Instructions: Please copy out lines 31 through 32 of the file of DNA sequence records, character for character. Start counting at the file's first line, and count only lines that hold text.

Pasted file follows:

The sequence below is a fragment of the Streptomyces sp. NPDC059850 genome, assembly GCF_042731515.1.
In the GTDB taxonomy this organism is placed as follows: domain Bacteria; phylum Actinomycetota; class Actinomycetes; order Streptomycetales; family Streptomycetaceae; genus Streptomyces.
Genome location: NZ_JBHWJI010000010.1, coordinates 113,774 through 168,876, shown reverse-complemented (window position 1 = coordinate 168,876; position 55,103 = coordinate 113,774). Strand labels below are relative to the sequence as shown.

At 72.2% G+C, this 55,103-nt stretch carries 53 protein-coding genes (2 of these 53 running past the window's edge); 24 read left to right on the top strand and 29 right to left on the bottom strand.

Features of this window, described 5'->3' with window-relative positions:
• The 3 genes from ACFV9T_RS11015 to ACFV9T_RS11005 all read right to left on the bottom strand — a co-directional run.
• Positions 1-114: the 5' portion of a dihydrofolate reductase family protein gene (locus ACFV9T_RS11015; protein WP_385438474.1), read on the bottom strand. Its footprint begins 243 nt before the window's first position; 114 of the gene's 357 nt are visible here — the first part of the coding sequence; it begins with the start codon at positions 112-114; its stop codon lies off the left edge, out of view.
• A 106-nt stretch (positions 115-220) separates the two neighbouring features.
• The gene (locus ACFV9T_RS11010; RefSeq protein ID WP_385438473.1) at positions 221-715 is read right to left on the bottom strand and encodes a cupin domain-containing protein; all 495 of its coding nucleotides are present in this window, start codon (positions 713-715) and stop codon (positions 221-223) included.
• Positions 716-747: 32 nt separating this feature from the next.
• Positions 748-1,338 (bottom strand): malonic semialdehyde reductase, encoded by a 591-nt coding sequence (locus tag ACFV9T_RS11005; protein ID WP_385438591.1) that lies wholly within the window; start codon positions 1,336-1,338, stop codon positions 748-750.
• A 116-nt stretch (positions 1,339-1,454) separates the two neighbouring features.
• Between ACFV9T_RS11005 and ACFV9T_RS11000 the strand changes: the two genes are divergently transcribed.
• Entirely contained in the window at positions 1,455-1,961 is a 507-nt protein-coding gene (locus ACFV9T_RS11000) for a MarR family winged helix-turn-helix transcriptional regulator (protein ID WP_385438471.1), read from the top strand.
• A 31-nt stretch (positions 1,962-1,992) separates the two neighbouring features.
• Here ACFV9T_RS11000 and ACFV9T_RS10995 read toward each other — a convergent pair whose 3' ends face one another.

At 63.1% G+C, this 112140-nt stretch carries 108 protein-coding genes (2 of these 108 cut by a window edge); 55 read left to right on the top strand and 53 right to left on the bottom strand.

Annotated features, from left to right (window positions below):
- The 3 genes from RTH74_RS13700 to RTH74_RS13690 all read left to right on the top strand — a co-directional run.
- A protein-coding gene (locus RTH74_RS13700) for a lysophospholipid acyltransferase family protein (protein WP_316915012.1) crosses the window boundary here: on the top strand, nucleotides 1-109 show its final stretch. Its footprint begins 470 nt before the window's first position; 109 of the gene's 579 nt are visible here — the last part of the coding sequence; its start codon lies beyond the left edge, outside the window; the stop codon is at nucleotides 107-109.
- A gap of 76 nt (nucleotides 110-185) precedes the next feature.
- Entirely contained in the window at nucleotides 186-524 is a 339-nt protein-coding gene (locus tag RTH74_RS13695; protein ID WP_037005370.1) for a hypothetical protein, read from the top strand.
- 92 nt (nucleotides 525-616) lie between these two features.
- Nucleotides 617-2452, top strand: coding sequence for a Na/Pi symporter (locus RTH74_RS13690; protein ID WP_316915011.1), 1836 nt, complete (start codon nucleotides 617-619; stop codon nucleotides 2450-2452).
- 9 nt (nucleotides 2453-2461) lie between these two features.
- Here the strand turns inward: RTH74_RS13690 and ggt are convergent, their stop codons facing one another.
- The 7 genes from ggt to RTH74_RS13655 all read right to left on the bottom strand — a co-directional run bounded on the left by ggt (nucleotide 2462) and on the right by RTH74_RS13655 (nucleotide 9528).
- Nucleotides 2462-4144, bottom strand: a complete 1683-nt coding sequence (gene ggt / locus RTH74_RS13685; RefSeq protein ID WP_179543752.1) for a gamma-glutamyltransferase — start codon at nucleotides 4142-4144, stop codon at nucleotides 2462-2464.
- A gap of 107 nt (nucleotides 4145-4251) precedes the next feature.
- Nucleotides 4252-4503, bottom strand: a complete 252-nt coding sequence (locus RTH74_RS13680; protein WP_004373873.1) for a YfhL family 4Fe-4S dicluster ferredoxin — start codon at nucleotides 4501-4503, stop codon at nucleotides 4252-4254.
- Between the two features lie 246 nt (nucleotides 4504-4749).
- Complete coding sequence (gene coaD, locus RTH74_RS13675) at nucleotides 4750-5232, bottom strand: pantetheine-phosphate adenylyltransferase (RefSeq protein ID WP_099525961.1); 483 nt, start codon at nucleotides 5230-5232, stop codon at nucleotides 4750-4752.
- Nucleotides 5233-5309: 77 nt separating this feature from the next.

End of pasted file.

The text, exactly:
- Between the two features lie 246 nt (nucleotides 4504-4749).
- Complete coding sequence (gene coaD, locus RTH74_RS13675) at nucleotides 4750-5232, bottom strand: pantetheine-phosphate adenylyltransferase (RefSeq protein ID WP_099525961.1); 483 nt, start codon at nucleotides 5230-5232, stop codon at nucleotides 4750-4752.